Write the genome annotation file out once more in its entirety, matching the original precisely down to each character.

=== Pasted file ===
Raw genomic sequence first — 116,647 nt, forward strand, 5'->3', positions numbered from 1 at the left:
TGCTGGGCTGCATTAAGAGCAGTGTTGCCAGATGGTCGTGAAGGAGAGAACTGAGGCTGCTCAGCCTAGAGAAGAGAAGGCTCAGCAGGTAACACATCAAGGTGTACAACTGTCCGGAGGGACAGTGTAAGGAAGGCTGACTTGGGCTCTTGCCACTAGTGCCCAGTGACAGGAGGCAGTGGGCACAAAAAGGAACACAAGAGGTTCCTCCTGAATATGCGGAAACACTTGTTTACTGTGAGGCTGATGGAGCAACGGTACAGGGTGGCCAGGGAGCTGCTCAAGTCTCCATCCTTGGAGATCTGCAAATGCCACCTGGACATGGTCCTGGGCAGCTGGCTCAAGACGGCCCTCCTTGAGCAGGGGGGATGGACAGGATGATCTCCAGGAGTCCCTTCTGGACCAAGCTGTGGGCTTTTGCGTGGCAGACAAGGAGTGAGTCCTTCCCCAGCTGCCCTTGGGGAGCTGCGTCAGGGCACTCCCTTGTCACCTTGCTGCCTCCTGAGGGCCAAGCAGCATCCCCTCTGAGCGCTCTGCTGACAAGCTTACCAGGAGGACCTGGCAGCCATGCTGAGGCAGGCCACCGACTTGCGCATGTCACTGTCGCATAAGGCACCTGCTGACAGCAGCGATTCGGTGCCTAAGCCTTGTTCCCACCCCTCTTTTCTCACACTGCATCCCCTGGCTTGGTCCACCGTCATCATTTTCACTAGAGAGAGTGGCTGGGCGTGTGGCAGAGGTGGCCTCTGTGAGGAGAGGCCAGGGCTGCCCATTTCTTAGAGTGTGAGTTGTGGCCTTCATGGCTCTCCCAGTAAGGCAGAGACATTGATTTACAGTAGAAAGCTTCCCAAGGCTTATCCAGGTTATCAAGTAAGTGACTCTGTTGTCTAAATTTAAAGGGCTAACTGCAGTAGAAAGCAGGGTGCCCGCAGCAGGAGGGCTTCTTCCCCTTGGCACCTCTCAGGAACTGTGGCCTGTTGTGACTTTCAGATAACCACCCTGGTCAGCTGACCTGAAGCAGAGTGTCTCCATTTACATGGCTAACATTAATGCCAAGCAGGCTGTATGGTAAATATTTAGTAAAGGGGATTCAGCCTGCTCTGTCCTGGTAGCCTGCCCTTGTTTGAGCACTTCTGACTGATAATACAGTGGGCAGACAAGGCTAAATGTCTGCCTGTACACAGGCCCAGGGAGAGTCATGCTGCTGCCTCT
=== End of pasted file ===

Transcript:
Raw genomic sequence first — 116,647 nt, forward strand, 5'->3', positions numbered from 1 at the left:
TGCTGGGCTGCATTAAGAGCAGTGTTGCCAGATGGTCGTGAAGGAGAGAACTGAGGCTGCTCAGCCTAGAGAAGAGAAGGCTCAGCAGGTAACACATCAAGGTGTACAACTGTCCGGAGGGACAGTGTAAGGAAGGCTGACTTGGGCTCTTGCCACTAGTGCCCAGTGACAGGAGGCAGTGGGCACAAAAAGGAACACAAGAGGTTCCTCCTGAATATGCGGAAACACTTGTTTACTGTGAGGCTGATGGAGCAACGGTACAGGGTGGCCAGGGAGCTGCTCAAGTCTCCATCCTTGGAGATCTGCAAATGCCACCTGGACATGGTCCTGGGCAGCTGGCTCAAGACGGCCCTCCTTGAGCAGGGGGGATGGACAGGATGATCTCCAGGAGTCCCTTCTGGACCAAGCTGTGGGCTTTTGCGTGGCAGACAAGGAGTGAGTCCTTCCCCAGCTGCCCTTGGGGAGCTGCGTCAGGGCACTCCCTTGTCACCTTGCTGCCTCCTGAGGGCCAAGCAGCATCCCCTCTGAGCGCTCTGCTGACAAGCTTACCAGGAGGACCTGGCAGCCATGCTGAGGCAGGCCACCGACTTGCGCATGTCACTGTCGCATAAGGCACCTGCTGACAGCAGCGATTCGGTGCCTAAGCCTTGTTCCCACCCCTCTTTTCTCACACTGCATCCCCTGGCTTGGTCCACCGTCATCATTTTCACTAGAGAGAGTGGCTGGGCGTGTGGCAGAGGTGGCCTCTGTGAGGAGAGGCCAGGGCTGCCCATTTCTTAGAGTGTGAGTTGTGGCCTTCATGGCTCTCCCAGTAAGGCAGAGACATTGATTTACAGTAGAAAGCTTCCCAAGGCTTATCCAGGTTATCAAGTAAGTGACTCTGTTGTCTAAATTTAAAGGGCTAACTGCAGTAGAAAGCAGGGTGCCCGCAGCAGGAGGGCTTCTTCCCCTTGGCACCTCTCAGGAACTGTGGCCTGTTGTGACTTTCAGATAACCACCCTGGTCAGCTGACCTGAAGCAGAGTGTCTCCATTTACATGGCTAACATTAATGCCAAGCAGGCTGTATGGTAAATATTTAGTAAAGGGGATTCAGCCTGCTCTGTCCTGGTAGCCTGCCCTTGTTTGAGCACTTCTGACTGATAATACAGTGGGCAGACAAGGCTAAATGTCTGCCTGTACACAGGCCCAGGGAGAGTCATGCTGCTGCCTCT